Asymptomatic C difficile carriers have risk factors at time of hospital admission

May 3, 2013

Screening patients for risk factors upon hospital admission has potential to identify nearly three out of four asymptomatic carriers of Clostridium difficile, according to a new study published in the May issue of the American Journal of Infection Control.

 

Screening patients for risk factors upon hospital admission has potential to identify nearly three out of four asymptomatic carriers of Clostridium difficile, according to a new study published in the May issue of the American Journal of Infection Control.

Researchers from the Mayo Clinic in Rochester, Minn., analyzed stool samples from 320 patients showing no symptoms of C difficile at hospital admission using a real-time polymerase chain reaction (PCR) assay. Samples from 31 of 320 patients tested positive for C difficile, resulting in a colonization rate of 9.7%. The authors wanted to estimate the reservoir of colonized patients as a source of potential transmission because despite rigorous infection control measures, C difficile infection was increasing at their institution.

“All patients admitted to adult in-patient units (excluding psychiatry) on 20 pre-selected days in March and April 2009 at our tertiary care hospital were evaluated for eligibility [anticipated length of stay >24 hours, no known or suspected current C difficile infection, diarrhea, or other evidence of colitis, and ability of the patient or their representative to provide consent],” said lead study author Surbhi Leekha, MBBS, MPH, assistant professor for the departments of epidemiology, public health, and medicine, at the University of Maryland School of Medicine, Baltimore.

Eligible patients (or their representatives) were approached for participation in the study within 24 hours of admission. Those who provided consent were asked to submit stool samples that were tested for presence of toxigenic C difficile using PCR. Risk factors for asymptomatic colonization were assessed using patient interview and review of medical records.

“Among those study participants who were able to provide stool for testing shortly after hospital admission to a tertiary care hospital, nearly 1 in 10 were found to be asymptomatically colonized with C difficile,” said Leekha. “The colonization proportion detected by stool PCR in our study was very similar to that observed in older studies in similar patient populations performed in the 1980s to 1990s, where C difficile colonization was detected using cultures of stool or rectal swabs. Recent hospitalization, chronic kidney disease requiring dialysis, and use of corticosteroids were found to be risk factors for colonization in the present study.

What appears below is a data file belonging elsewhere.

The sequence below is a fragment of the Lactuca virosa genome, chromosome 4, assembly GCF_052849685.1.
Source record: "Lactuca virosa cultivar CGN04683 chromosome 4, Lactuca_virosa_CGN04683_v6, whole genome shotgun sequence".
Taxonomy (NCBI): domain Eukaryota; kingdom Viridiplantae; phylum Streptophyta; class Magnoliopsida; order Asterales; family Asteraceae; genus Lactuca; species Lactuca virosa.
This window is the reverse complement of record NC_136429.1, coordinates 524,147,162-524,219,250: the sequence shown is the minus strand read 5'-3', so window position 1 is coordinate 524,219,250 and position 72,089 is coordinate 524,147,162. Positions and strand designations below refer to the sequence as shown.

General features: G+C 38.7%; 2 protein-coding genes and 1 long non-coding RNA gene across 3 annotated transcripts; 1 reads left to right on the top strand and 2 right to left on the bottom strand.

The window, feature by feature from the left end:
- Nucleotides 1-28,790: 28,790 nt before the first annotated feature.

The data from this study alone are not sufficient to warrant any change in practice, however, according to Leekha. “This is a small single-center study, further limited by the fact that we could collect stool samples from only 22% of patients admitted to the hospital during the study period,” she said. “The study findings suggest that asymptomatically colonized patients could be a potential reservoir for C difficile in the hospital, similar to what is known for other bacteria such as MRSA.”

Future studies might address the extent to which such asymptomatic carriers contribute to new cases of C difficile infection, and whether screening for asymptomatic colonization, and implementation of infection prevention measures in C difficile carriers could be an effective strategy to limit the transmission of this organism, Dr. Leekha said.

“The rates of hospital-acquired C. difficile infection had been steadily increasing at our institution between 2004 and 2008,” she said. “This was occurring in conjunction with increases in the incidence of C difficile infection throughout the United States. Further, the increase continued despite the use of measures such as private rooms and presumptive contact precautions initiated for suspected cases, and continued for the duration of hospital stay for confirmed cases of C difficile. For this reason, we initiated an investigation of the reservoir of patients asymptomatically colonized with C difficile as a potential source of this pathogen. Specifically we wanted to know if the proportion of asymptomatically colonized patients was higher now than that observed in tertiary care hospitals in older studies.”

In conclusion, Leekha said that asymptomatic C. difficile colonization was commonly detected in hospitalized patients at a tertiary care center at the time of admission, but the prevalence did not appear to have increased from that reported in older studies in tertiary care hospitals in the 1980s to 1990s.